A further embodiment is shown in FIG. 9. This depicts a schematic, greatly enlarged section perpendicular to the plane of a fabric web 10 with fabric fibres 50 made from a fluid-tight textile material with a low thermal expansion coefficient. The upper portion of the sectional representation shows the fabric web 10 at approximately 25° C.
As can be seen particularly from the enlarged section in FIG. 9, there is adhering to the outer face 52 of the fabric fibres 50, by means of a bonding medium 53, a plurality of micro-capsules 54. The latter are blown, when the bonding medium 53 is moist, on to the fabric fibres 50 coated with the bonding medium.
The micro-capsules 54 each comprise an enclosure 56 of an elastic material and a filling 58 of fluid and vapour of an alcohol/water mixture. The enclosure is impermeable to the content of the capsule.
When the temperature of the textile material is increased, e.g. through an increase of the ambient temperature to 35° C., the vapour pressure of the filling 58 increases so that the elastic enclosure 56 is expanded, in a manner similar to an air balloon, thus enlarging the diameter of the micro-capsule 54. Due to the elasticity of the enclosure 56, the enlargement, or reduction, of the size of the micro-capsules 54, which is dependent on the vapour pressure of the filling 58, is reversible.
In the upper representation of FIG. 9, the diameter of the micro-capsule 54 is small in relation to the typical distance between the fabric fibres 50. Fluid can therefore pass through the gaps remaining between the fabric fibres 50 and, consequently, through the fabric web 10.
The lower part of FIG. 9 shows a piece of the fabric web 10 at increased temperature. Whereas the fabric fibres 50 and also the gaps formed between them have not altered substantially in their extent, the diameter of the micro-capsules 54 has increased significantly under the influence of the temperature (by a factor of 3 in the representation). Consequently, the diameter of the micro-capsules 54 is now of the order of magnitude of the gaps between the fabric fibres 50. The connecting channels between the surfaces of the fabric web 10 which run through these gaps are therefore reduced by the micro-capsules 54. As a result, as the temperature increases there is an ever-decreasing amount of the fabric web 10 that is permeable to fluid.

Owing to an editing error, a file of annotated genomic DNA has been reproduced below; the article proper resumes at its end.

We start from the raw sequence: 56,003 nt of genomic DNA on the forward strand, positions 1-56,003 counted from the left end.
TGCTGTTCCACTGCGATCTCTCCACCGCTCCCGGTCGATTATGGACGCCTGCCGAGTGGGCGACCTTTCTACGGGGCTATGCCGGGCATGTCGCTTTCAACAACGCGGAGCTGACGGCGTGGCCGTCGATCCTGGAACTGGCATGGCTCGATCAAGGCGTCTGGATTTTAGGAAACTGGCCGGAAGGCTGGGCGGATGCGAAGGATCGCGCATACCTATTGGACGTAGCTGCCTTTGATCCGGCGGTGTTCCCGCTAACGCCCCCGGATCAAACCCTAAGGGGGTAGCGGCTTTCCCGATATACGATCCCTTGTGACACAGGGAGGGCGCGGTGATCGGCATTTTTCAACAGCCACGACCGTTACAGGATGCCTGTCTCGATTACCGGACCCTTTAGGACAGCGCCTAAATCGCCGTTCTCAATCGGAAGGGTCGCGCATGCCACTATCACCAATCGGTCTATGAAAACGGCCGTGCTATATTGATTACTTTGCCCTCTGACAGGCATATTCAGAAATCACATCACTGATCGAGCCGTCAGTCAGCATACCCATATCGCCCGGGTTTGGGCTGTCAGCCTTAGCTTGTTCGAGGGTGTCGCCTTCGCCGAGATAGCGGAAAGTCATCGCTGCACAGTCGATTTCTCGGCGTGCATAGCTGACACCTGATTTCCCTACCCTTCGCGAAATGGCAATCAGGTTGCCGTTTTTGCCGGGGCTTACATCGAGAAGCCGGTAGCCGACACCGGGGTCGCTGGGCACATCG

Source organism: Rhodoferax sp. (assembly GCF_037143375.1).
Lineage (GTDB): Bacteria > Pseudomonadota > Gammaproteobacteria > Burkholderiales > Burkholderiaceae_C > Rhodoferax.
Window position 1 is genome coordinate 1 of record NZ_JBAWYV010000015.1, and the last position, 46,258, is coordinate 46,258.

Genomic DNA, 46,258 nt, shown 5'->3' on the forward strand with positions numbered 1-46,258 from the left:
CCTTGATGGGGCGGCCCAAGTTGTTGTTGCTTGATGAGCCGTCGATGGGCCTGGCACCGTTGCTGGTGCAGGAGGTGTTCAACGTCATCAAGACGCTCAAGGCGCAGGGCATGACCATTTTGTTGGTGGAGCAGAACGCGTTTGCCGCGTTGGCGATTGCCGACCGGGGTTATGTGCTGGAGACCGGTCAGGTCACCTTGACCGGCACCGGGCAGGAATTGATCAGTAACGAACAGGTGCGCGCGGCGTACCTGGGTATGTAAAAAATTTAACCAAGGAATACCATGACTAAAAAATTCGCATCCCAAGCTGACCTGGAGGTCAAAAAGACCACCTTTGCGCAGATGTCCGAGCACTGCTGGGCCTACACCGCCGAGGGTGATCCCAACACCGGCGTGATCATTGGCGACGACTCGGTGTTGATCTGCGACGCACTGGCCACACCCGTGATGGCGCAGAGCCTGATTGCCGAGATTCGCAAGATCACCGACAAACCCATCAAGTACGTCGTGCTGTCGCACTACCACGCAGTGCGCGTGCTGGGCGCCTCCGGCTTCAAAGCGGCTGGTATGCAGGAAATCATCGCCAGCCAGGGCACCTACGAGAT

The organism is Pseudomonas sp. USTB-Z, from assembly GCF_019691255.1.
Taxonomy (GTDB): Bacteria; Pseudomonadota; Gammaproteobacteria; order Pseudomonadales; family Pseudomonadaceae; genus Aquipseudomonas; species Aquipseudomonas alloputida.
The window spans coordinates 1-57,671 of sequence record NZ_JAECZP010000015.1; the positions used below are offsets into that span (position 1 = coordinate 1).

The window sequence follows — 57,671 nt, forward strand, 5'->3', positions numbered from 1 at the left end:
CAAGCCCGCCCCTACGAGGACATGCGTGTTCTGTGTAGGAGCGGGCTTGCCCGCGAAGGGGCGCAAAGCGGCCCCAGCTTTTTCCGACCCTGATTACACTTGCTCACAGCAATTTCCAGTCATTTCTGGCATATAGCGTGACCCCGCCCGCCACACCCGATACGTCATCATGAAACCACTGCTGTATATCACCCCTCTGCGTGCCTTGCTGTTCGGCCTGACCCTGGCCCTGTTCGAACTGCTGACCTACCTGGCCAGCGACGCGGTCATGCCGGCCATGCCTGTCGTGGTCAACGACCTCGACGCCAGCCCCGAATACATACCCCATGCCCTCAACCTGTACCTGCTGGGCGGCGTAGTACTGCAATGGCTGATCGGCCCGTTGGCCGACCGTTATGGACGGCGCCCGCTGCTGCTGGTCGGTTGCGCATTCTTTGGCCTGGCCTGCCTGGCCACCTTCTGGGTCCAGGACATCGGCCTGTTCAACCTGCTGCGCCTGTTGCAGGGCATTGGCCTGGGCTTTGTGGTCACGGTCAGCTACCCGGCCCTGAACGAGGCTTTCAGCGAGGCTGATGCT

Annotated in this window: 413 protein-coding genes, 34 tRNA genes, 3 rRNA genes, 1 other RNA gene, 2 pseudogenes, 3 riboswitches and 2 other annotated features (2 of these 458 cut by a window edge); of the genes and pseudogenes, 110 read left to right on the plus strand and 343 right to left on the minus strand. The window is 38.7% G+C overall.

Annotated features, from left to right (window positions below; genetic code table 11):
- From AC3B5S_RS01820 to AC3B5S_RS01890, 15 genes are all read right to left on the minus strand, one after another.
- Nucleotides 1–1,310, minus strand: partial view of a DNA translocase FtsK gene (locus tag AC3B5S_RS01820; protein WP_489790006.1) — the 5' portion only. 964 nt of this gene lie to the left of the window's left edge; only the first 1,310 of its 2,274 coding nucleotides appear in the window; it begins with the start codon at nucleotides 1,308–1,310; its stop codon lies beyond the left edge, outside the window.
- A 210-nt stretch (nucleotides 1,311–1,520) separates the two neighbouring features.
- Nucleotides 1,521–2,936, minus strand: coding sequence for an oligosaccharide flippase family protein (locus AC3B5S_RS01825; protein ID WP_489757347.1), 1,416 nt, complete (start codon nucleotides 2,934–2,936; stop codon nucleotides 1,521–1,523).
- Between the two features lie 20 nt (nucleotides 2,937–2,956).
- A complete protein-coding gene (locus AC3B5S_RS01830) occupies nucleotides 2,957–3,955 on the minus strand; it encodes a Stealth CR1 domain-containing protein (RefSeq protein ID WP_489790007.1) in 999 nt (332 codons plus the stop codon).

A further embodiment of the invention is depicted in FIGS. 10 to 12. Here, the fabric web 10 is constructed from two fabric web layers 10 a, 10 b lying flat on one another, with main fabric layers 20 a, 20 b, regions of the upper fabric web 10 a being broken away so that the fabric web 10 b under them is uncovered.
The main fabric layers 20 a, 20 b are composed of a material which is impermeable to fluid, with preferably a low thermal expansion coefficient, and are welded together at the edges by means of weld seams which are not depicted in the drawing. By this means, and by gravity, a force is exerted on the fabric webs 10 a, 10 b, acting perpendicularly to their surfaces, so that in the absence of further influences they lie flat on one another, as shown in FIG. 11.
The fabric web layer 10 b comprises hemispherical recesses 60, disposed in a square matrix, which can be produced by, for example, stamping with an appropriately shaped stamping cylinder. In these recesses, micro-capsules 54 adhere by means of a bonding medium 61 applied to the surface of the recesses 60, the micro-capsules 54 having been blown on to the moist bonding medium. The conditions at the boundary layer between a micro-capsule 54 and the surface of a recess 60 are comparable to those depicted in the enlarged section of the embodiment example shown in FIG. 9.
At the relatively low temperature of FIG. 11, the micro-capsules 54 lie fully within the recesses 60.